Writing a screenplay is like writing a big puzzle, and so the hardest part, I think, is getting the story.
Generally, screenplays suck.
I know whenever it comes to be really dysfunctional and vile and base and hostile on screen, I'm good at that!
When I started making dances in the '60s, narrative dance was sort of off the radar screen. What was important at the time in the avant-garde was minimalism.
L.A. is full of screenwriters. I don't know why. On many levels, it's such a thankless occupation.
I became a script writer with absolutely no idea of how to write a script whatsoever. I still feel a bit of an outsider in that regard. If I can maintain that approach to screenwriting, it can continue to be enjoyable.
Most screen violence is tedious.
I think that the online world has actually brought books back. People are reading because they're reading the damn screen. That's more reading than people used to do.
I love film and TV, the medium of them, just because it's such a smaller screen. It's much more precise. Ideally, I'd like to do maybe a film a year of some sort and use that to work more in the theatre because theatre really is my first love.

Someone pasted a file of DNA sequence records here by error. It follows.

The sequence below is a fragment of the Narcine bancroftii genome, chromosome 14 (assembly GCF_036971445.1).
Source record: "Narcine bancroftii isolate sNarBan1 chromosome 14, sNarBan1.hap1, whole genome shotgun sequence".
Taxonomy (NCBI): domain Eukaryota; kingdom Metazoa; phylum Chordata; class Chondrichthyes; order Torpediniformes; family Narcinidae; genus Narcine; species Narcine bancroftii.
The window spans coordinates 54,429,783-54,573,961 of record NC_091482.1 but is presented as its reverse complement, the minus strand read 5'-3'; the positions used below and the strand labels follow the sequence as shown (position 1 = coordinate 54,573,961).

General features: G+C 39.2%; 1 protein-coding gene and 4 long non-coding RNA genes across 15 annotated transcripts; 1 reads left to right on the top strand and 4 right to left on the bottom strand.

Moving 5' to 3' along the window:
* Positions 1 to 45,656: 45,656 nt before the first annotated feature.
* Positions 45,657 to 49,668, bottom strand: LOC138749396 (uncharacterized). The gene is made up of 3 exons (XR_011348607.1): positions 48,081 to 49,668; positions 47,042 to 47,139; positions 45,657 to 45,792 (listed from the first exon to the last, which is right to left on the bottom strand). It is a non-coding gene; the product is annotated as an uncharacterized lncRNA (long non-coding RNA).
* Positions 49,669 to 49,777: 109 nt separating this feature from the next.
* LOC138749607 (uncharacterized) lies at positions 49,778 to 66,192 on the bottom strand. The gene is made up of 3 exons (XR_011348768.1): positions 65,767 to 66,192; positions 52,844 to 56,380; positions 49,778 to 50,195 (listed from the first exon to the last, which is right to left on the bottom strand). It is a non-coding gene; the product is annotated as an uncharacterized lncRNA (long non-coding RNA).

We all were there for the readings, the screen tests, and we knew. We knew Dustin was the guy right away.
I did write a couple of original screenplays, but I'd rather write plays.
I love writing for the screen.
Chemistry is a hard thing. I don't think you can force it, and it doesn't necessarily mean that you have to have great chemistry outside of work. It's just something that sparks on screen or doesn't.
The most exciting time is when I think of an idea and how I imagine I can make it. It would be wonderful if there was a projector inside my eye that and it could just put the idea on the screen for people to see.
The scariest thing about screening a comedy... if you screen a drama, you know, there's no real way to tell in real time if people are enjoying it or not. But in a comedy, it's like, if people aren't laughing, it's sort of scary.
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